Flashback to Fine Art

I have plenty of doodles in the works, but I thought I would go back to an actual, real-life painting I did several years ago of a beloved doggy. My friend, who owns Gannon Grooming, lost her best puppy buddy, and I wanted to give her something to remember him by. Before I started doodling in my free time, my natural media was acrylic paints, which I used for this precious Cocker Spaniel. I took several photos to illustrate the process my painting go through.

1. Initial sketch (Not pictured. Use your imagination if you so desire)

2.Laying the Color Foundation

When I begin a painting, I like to lay down the first wash of colors for as much of the painting as possible, then go in later with darker or lighter colors, in some cases adding a dozen or more washes before the painting is complete. As you can see in this snapshot, the colors are muted and lots of canvas is showing through.

 

Early stages in my painting style

Early stages in my painting style

3. Adding Rough Darks

Here it is easier to see the brush strokes, especially in the fur under the chinny chin chin. I believe I was concentrating mainly on the nose and tongue, which is why they look more finished and life-like.

With my style, I like to lay darks, then use slight washes of near transparent creams or whites to scale back for the right hue.

With my style, I like to lay darks, then use slight washes of near transparent creams or whites to scale back for the right hue.

4. The Creepy Phase

There is always a point in a portrait that looks a little weirder than it should. This is that phase. I also have added some richness to the shadows if you can get past the empty eyes.

AHH!

AHH!

5. Details

The longest part of a painting for me is working on the details, which makes sense. Sometimes, the details are overwhelming. My mom can certainly attest to this since she still has a half-finished painting that I never got around to completing in her basement. It is complete enough to get the general idea of what it is, but the details were so subtle that I just couldn’t work on it any more. (Sorry mom! I’ll repaint it soon!). To me, the most important details are the eyes and expression. I could have left the painting like this I think, but that’s not my style.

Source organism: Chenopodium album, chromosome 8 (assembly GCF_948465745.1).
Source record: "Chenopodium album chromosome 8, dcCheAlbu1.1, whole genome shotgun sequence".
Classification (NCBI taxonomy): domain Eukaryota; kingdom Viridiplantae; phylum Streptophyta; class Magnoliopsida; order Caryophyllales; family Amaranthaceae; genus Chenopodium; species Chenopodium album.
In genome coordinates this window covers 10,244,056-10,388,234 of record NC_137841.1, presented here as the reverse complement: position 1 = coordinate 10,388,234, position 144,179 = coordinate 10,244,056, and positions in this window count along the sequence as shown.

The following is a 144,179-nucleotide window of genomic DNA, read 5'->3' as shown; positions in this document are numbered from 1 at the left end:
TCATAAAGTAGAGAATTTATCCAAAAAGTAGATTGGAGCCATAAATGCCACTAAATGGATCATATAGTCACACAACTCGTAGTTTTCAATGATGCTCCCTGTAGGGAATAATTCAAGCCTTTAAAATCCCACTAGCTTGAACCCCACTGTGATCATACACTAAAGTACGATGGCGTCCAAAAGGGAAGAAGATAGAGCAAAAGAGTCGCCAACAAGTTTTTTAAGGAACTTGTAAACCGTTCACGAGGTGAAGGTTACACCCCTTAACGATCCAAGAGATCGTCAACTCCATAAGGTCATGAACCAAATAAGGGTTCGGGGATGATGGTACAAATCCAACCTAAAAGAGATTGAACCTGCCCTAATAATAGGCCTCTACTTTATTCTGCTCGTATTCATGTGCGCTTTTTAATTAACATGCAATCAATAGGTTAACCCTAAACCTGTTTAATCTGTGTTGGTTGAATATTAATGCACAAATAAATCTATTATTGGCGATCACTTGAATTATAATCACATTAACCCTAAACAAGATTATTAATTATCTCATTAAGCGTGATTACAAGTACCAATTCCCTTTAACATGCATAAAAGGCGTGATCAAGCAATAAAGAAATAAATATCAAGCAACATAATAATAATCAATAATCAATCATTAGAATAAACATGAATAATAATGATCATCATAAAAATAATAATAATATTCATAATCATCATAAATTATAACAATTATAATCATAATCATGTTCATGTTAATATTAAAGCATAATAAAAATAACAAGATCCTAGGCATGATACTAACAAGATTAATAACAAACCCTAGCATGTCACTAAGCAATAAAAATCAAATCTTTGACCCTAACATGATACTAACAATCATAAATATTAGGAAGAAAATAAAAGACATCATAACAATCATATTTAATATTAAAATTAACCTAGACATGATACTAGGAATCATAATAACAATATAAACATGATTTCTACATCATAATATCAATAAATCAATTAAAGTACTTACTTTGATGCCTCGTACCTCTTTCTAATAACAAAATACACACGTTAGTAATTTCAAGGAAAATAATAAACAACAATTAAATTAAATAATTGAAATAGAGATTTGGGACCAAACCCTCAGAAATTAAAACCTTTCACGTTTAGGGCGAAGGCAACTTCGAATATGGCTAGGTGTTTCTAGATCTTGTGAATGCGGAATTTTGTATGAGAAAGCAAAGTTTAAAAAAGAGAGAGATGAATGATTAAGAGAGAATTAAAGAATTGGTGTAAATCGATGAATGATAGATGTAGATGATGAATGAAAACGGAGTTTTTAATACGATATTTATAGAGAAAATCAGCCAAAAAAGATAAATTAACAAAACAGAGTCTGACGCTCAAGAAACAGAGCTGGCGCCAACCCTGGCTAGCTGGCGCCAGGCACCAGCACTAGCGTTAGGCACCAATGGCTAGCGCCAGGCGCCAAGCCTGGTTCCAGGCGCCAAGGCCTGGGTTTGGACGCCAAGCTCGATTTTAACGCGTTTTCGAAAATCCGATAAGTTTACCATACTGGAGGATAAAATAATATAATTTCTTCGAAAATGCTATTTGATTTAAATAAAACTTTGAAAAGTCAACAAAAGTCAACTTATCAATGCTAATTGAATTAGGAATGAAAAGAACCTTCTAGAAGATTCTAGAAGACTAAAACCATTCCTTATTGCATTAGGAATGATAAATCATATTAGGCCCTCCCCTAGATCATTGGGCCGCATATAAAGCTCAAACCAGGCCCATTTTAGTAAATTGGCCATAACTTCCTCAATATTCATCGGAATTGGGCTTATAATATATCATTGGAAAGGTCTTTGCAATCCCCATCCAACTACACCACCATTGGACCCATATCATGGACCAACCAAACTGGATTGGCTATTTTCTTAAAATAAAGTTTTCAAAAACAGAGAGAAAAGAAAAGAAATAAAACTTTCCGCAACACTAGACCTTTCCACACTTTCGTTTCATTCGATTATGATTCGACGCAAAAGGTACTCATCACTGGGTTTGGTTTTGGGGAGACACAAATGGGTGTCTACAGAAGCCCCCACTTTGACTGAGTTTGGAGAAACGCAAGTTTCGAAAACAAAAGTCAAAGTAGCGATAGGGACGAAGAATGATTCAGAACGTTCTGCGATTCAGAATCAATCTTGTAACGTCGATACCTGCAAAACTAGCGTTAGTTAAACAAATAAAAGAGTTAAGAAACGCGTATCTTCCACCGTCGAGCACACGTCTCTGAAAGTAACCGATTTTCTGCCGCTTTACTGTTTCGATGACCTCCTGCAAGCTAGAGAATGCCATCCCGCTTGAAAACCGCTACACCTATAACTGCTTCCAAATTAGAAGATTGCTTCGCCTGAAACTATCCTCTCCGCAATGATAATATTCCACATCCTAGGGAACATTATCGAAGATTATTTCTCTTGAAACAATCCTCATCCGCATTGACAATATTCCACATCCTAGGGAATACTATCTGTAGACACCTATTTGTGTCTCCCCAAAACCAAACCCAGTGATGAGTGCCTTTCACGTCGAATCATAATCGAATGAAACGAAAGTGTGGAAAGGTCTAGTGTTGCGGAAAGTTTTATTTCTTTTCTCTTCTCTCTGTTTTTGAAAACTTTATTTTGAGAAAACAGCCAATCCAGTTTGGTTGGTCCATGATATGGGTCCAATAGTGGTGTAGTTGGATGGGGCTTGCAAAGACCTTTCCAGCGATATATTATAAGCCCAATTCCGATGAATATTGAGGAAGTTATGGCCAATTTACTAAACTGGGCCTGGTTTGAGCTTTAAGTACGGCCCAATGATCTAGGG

Phew, no more soulless eyes. I love working on the eyes, since it makes the work come alive.

Phew, no more soulless eyes. I love working on the eyes, since it makes the work come alive.

6. Knowing When to Stop

It is important for me to accept that no work of art is going to be perfect. It can approach perfection, but not knowing when to stop will only lead me down a trail of misery and tears. There will always be something that I can look back and see that I Should have done differently, but as an old Vulcan Proverb says, “Don’t Sweat the Small Stuff.”

Happy Guy! Baxter makes a handsome pup.

Happy Guy! Baxter makes a handsome pup.

Every dog story ends in tears, but that doesn’t mean you can’t enjoy the unconditional love of the best friend you will ever have! Adopt from a local shelter or go give your canine companion a big hug and some peanut butter. If you would like to see more posts like this, let me know in the comments!

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3 thoughts on “Flashback to Fine Art

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